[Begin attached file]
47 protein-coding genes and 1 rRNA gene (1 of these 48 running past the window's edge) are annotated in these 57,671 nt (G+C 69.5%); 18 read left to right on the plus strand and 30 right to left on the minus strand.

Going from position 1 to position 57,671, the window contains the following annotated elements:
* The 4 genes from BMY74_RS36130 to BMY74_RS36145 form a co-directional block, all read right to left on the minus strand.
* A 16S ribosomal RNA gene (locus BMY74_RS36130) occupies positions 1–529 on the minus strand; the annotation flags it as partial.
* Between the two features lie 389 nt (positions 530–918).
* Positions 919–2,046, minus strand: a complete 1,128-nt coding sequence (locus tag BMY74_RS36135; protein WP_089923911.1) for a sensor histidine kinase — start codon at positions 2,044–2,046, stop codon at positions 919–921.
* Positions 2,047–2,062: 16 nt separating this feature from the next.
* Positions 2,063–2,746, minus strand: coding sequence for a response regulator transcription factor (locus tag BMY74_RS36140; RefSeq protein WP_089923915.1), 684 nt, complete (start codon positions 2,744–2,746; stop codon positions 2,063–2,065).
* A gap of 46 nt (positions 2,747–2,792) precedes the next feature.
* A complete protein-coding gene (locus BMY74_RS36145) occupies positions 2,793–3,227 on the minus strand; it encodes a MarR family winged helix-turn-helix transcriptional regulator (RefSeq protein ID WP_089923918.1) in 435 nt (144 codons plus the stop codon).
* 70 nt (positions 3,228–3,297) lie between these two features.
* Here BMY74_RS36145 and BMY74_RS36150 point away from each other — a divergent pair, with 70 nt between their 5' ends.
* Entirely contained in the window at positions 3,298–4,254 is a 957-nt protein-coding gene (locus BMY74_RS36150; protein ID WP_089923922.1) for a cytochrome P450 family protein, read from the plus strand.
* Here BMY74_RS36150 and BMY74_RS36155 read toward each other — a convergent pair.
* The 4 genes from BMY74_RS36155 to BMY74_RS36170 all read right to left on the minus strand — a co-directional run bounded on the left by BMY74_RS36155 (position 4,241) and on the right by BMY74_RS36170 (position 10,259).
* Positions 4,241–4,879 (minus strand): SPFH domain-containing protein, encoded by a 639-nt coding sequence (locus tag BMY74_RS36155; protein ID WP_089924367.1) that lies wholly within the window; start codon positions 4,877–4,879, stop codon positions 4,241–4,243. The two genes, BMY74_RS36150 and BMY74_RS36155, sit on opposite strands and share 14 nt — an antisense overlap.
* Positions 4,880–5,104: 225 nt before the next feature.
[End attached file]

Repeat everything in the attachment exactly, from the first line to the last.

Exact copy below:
47 protein-coding genes and 1 rRNA gene (1 of these 48 running past the window's edge) are annotated in these 57,671 nt (G+C 69.5%); 18 read left to right on the plus strand and 30 right to left on the minus strand.

Going from position 1 to position 57,671, the window contains the following annotated elements:
* The 4 genes from BMY74_RS36130 to BMY74_RS36145 form a co-directional block, all read right to left on the minus strand.
* A 16S ribosomal RNA gene (locus BMY74_RS36130) occupies positions 1–529 on the minus strand; the annotation flags it as partial.
* Between the two features lie 389 nt (positions 530–918).
* Positions 919–2,046, minus strand: a complete 1,128-nt coding sequence (locus tag BMY74_RS36135; protein WP_089923911.1) for a sensor histidine kinase — start codon at positions 2,044–2,046, stop codon at positions 919–921.
* Positions 2,047–2,062: 16 nt separating this feature from the next.
* Positions 2,063–2,746, minus strand: coding sequence for a response regulator transcription factor (locus tag BMY74_RS36140; RefSeq protein WP_089923915.1), 684 nt, complete (start codon positions 2,744–2,746; stop codon positions 2,063–2,065).
* A gap of 46 nt (positions 2,747–2,792) precedes the next feature.
* A complete protein-coding gene (locus BMY74_RS36145) occupies positions 2,793–3,227 on the minus strand; it encodes a MarR family winged helix-turn-helix transcriptional regulator (RefSeq protein ID WP_089923918.1) in 435 nt (144 codons plus the stop codon).
* 70 nt (positions 3,228–3,297) lie between these two features.
* Here BMY74_RS36145 and BMY74_RS36150 point away from each other — a divergent pair, with 70 nt between their 5' ends.
* Entirely contained in the window at positions 3,298–4,254 is a 957-nt protein-coding gene (locus BMY74_RS36150; protein ID WP_089923922.1) for a cytochrome P450 family protein, read from the plus strand.
* Here BMY74_RS36150 and BMY74_RS36155 read toward each other — a convergent pair.
* The 4 genes from BMY74_RS36155 to BMY74_RS36170 all read right to left on the minus strand — a co-directional run bounded on the left by BMY74_RS36155 (position 4,241) and on the right by BMY74_RS36170 (position 10,259).
* Positions 4,241–4,879 (minus strand): SPFH domain-containing protein, encoded by a 639-nt coding sequence (locus tag BMY74_RS36155; protein ID WP_089924367.1) that lies wholly within the window; start codon positions 4,877–4,879, stop codon positions 4,241–4,243. The two genes, BMY74_RS36150 and BMY74_RS36155, sit on opposite strands and share 14 nt — an antisense overlap.
* Positions 4,880–5,104: 225 nt before the next feature.